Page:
The words blurred before him, and for the briefest time, Hogan's demeanor cracked. He didn't stop staring at the wall, Klink noticed. But his body seemed to sink for just a second. And his eyes…his eyes… The head of Stalag Luft 13 almost doubted what he had seen, as the despair that for the tiniest moment had filled his senior POW's dark eyes melted into steely resolve—or was that detachment? Is that how you survive, Hogan? What does the Gestapo want from you now?

"We want to know about the 504th Bomb Group, Colonel," the guest said to Hogan now.

For the first time, Hogan spoke. "Who are they?"

The interrogator barked out a laugh. "Have you forgotten already, Colonel Hogan?" he asked. "You were the Commander of the 504th Bomb Group out of England, were you not?"

"Funny, I can't remember," Hogan said in reply. Colonel Klink, I am writing to you because I believe you are a fine officer…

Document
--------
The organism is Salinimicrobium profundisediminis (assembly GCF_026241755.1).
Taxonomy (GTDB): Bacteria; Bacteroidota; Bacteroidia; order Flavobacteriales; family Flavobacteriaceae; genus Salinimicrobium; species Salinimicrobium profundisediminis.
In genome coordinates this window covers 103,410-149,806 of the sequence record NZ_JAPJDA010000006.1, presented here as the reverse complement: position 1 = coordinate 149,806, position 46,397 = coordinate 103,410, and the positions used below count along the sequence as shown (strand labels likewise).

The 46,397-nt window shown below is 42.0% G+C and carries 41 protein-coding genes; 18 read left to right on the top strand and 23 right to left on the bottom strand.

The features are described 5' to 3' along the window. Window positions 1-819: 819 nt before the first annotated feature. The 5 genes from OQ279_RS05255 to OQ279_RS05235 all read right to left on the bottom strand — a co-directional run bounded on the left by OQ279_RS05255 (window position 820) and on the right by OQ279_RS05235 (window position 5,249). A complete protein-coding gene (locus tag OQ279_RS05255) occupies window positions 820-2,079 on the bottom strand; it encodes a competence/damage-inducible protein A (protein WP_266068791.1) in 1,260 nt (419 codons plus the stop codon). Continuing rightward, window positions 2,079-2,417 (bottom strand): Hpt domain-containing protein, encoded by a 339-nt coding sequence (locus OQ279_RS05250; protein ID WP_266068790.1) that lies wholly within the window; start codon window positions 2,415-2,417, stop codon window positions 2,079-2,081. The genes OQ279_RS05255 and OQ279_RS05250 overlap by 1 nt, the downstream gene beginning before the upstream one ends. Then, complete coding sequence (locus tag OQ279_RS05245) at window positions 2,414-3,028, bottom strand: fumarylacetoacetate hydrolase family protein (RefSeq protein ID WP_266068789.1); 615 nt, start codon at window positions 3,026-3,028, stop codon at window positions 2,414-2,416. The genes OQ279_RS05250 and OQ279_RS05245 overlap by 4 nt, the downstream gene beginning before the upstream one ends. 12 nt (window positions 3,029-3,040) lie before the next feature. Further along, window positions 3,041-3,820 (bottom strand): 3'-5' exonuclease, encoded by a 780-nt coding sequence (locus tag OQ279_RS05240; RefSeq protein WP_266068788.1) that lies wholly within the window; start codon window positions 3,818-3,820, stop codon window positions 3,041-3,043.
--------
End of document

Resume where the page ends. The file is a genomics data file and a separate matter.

"You were shot down last July, when you underwent rather… intensive interrogation before you were assigned here at Stalag 13. Is your memory returning now?"

"Hogan, Robert E., Colonel, US Army Air Corps. Serial number 0876707."

"I know all that about you already, Colonel Hogan. What I want to know is a bit more about your background."

Klink--rather imprudently, he thought later--spoke up. "Major Oberholzer, under the terms of the Geneva Prisoner of War Convention, Colonel Hogan is not required to give you any information other than his name, rank and serial number." What in Heaven's name am I doing? he thought, even as the words came tumbling out. Hogan, those are your words—you should be saying them, not me!